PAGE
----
Joel Embiid’s Snub Shows the All-Star Game Needs Specific Positions

The NBA should take a look at changing how the All-Star game is positioned to benefit players like Philadelphia 76ers center Joel Embiid.

“You’ve got KAT (Karl-Anthony Towns), you’ve got Myles Turner, you’ve got Kristaps (Porzingis), so a lot of young guys, a lot of dominant big men, Andre Drummond. I’m hoping they bring back the center position for All-Star,” Philadelphia 76ers center Joel Embiid said to Jessica Camerato.

The NBA All-Star selection process has had two major changes over the past five years, but only the most recent change kept Embiid from starting and being selected to the 2017 All-Star team. Before the 2016-17 season All-Star starters were completely decided by the fans. Embiid had 922,174 fan votes, which would have been enough for him to be a starter in any season before the 2016-17 season, because he had the third most votes of any player that are part of the front court.

But the fans only count for 50 percent of the selection process this season, and the players and media are the other half, and that other half is the reason Embiid didn’t make the Eastern Conference All-Star team that includes Kyrie Irving, DeMar DeRozan, LeBron James, Giannis Antetokounmpo, Jimmy Butler, Kevin Love, Paul George, Kyle Lowry, John Wall, Kemba Walker, Paul Millsap, and Isaiah Thomas.

While all the players that made the team do deserve to be there, not having one center make the Eastern Conference All-Star team does seem like a big issue. Every team in the NBA needs at least one center, and it’s ridiculous for what is supposed to be a team made of the best players in the Eastern Conference to not have one. This would not have happened five years ago when the NBA required every All-Star team to have one starting center. If the NBA required each All-Star team to have a starting center, Embiid likely would’ve made the team even with players and media being half of the decision making process, because Embiid is currently one of the best centers in the East. Among centers in the Eastern Conference Embiid is second in points per game, ninth in rebounds per game, sixth in assists per game, and first in blocks per game.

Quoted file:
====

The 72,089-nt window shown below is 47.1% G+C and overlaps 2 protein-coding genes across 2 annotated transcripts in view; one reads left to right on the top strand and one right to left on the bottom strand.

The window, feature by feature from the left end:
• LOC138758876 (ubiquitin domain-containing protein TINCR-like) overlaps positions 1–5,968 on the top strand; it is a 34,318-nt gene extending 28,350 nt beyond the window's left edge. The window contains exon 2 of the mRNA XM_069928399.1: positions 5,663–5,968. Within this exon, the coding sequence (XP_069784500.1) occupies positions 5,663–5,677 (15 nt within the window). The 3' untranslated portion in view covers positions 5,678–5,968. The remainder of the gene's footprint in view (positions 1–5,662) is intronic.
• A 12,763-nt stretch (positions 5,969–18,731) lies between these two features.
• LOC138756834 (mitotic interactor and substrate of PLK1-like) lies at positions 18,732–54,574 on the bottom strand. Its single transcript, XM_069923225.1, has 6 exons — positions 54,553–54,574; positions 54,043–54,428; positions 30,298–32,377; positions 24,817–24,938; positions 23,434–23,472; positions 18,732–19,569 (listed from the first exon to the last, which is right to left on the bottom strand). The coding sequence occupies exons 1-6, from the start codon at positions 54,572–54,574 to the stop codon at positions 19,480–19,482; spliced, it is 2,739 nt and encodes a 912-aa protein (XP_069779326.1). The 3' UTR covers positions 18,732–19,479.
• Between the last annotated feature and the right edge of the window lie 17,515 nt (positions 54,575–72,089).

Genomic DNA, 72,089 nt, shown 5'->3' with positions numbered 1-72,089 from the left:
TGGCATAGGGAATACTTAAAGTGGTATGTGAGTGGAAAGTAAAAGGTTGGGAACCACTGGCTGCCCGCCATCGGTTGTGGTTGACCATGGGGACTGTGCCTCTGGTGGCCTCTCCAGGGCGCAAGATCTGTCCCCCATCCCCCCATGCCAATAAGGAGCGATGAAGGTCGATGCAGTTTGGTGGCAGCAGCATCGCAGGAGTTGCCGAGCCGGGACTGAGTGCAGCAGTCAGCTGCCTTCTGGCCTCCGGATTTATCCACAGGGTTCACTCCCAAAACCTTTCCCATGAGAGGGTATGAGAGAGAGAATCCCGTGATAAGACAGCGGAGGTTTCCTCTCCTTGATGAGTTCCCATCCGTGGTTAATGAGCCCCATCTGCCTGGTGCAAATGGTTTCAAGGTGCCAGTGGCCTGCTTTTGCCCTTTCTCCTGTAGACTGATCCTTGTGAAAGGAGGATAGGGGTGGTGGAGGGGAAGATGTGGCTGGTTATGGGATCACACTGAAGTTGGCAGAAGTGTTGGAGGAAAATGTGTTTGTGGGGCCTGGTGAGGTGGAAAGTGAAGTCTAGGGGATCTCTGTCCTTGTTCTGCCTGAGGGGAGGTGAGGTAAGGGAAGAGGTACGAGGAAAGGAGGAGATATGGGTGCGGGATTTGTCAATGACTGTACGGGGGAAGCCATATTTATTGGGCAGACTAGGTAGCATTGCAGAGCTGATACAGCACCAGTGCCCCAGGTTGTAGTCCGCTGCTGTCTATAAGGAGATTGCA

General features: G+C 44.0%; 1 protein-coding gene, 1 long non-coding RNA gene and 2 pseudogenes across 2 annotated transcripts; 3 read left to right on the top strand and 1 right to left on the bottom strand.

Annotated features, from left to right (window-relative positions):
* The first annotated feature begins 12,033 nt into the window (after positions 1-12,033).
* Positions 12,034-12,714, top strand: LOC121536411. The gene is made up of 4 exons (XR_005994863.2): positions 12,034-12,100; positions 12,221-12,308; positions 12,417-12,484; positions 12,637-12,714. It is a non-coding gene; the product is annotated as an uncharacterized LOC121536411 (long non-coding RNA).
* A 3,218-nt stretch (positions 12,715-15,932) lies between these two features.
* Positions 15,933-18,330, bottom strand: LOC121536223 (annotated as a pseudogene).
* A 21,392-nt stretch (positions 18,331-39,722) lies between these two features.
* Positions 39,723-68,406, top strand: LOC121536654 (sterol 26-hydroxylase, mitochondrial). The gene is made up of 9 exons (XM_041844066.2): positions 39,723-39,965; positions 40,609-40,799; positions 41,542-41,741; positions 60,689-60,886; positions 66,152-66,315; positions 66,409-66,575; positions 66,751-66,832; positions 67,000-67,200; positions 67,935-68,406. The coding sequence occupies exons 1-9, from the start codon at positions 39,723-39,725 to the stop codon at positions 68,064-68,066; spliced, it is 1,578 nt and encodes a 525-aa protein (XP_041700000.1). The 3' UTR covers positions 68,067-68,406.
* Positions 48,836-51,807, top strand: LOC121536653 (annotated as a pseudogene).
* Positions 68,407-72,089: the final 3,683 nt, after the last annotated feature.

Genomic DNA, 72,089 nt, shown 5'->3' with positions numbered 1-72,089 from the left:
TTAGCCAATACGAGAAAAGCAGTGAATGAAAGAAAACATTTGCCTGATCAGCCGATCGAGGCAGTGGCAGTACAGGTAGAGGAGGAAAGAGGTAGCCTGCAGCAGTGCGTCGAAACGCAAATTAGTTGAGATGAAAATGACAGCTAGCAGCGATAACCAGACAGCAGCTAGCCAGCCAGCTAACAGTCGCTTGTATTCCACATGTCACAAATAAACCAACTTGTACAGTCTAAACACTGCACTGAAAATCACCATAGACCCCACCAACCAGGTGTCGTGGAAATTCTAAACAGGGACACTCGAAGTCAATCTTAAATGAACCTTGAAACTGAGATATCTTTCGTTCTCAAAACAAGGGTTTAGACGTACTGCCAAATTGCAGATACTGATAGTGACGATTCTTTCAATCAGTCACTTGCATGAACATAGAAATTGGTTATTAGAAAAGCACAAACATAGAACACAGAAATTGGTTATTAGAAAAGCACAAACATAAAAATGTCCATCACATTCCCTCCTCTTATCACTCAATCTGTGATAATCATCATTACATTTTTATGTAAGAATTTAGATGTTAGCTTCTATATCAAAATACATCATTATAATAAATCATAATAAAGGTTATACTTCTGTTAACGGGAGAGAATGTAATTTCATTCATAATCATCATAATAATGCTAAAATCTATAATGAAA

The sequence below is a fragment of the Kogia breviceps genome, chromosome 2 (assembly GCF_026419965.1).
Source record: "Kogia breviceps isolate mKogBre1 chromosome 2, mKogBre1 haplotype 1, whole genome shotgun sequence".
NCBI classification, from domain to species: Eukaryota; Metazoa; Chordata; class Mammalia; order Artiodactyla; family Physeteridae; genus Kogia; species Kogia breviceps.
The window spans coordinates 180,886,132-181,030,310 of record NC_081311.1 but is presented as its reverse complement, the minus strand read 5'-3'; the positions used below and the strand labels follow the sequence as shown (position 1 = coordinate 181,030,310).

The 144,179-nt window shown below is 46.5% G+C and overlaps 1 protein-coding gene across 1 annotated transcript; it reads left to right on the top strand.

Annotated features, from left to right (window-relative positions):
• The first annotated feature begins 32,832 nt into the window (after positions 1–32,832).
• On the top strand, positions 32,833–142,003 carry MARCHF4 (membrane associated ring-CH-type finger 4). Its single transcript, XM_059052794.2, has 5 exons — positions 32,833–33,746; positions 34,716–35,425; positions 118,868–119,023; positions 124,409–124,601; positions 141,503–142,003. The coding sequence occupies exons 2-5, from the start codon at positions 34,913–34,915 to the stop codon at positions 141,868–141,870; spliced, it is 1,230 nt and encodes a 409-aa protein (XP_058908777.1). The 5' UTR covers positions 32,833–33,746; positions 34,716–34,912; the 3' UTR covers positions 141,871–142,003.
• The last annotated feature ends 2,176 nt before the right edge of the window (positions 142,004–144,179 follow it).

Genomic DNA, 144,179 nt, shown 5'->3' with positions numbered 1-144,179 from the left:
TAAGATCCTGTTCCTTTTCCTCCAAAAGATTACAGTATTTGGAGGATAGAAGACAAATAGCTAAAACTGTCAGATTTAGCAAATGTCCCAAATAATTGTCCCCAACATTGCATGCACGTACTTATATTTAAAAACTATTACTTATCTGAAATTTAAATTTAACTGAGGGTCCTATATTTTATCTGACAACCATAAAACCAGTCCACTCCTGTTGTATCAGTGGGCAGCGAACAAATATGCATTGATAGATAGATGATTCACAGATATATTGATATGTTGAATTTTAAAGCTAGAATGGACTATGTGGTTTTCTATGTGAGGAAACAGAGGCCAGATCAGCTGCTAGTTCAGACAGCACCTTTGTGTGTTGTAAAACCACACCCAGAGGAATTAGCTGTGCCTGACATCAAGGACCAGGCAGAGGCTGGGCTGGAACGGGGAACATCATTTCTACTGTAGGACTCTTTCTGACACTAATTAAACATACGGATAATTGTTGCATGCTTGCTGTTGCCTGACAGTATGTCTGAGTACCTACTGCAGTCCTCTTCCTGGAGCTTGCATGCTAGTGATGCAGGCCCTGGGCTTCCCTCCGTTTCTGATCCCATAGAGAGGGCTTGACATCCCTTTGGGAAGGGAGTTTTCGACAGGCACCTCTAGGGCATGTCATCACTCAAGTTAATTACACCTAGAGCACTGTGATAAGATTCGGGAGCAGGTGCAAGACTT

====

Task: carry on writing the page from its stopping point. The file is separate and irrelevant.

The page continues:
“Having a center is the only specific position that was singled out on the ballot. It just seemed a little outdated and didn’t represent the way our game has evolved,” former Vice President of Basketball Operations Stu Jackson said explaining why the NBA decided to stop giving centers a reserved starting spot in the NBA All-Star game.

Before the 2012-13 season, the NBA All-Star game had point guards and shooting guards share two starting guard spots, small forwards and power forwards share two starting forwards spots, and centers had their own starting spot and didn’t have to share with any other position.

Both the current and old All-Star selection process treated players that played certain positions unfairly, so the NBA should create a new system where point guard, shooting guard, small forward, power forward, and center each have their own starting spot for both All-Star teams, but positions would not matter for bench players and coaches would still decide what players should be reserves.

If the NBA required each position be given an All-Star starting spot, the Eastern Conference starters would have been Kyrie Irving, DeMar DeRozan, LeBron James, Kevin Love, and Joel Embiid.

Real All-Star starters Jimmy Butler and Giannis Antetokounmpo would’ve still made the team as reserves, but real reserve Kemba Walker or Paul Millsap wouldn’t have made it. Being the best player at your position in the Eastern or Western conference should be enough to get you a starting spot in the All-Star game, and hopefully the NBA will consider making changes to the All-Star selection process to keep issues like Embiid’s snub from happening in the future.

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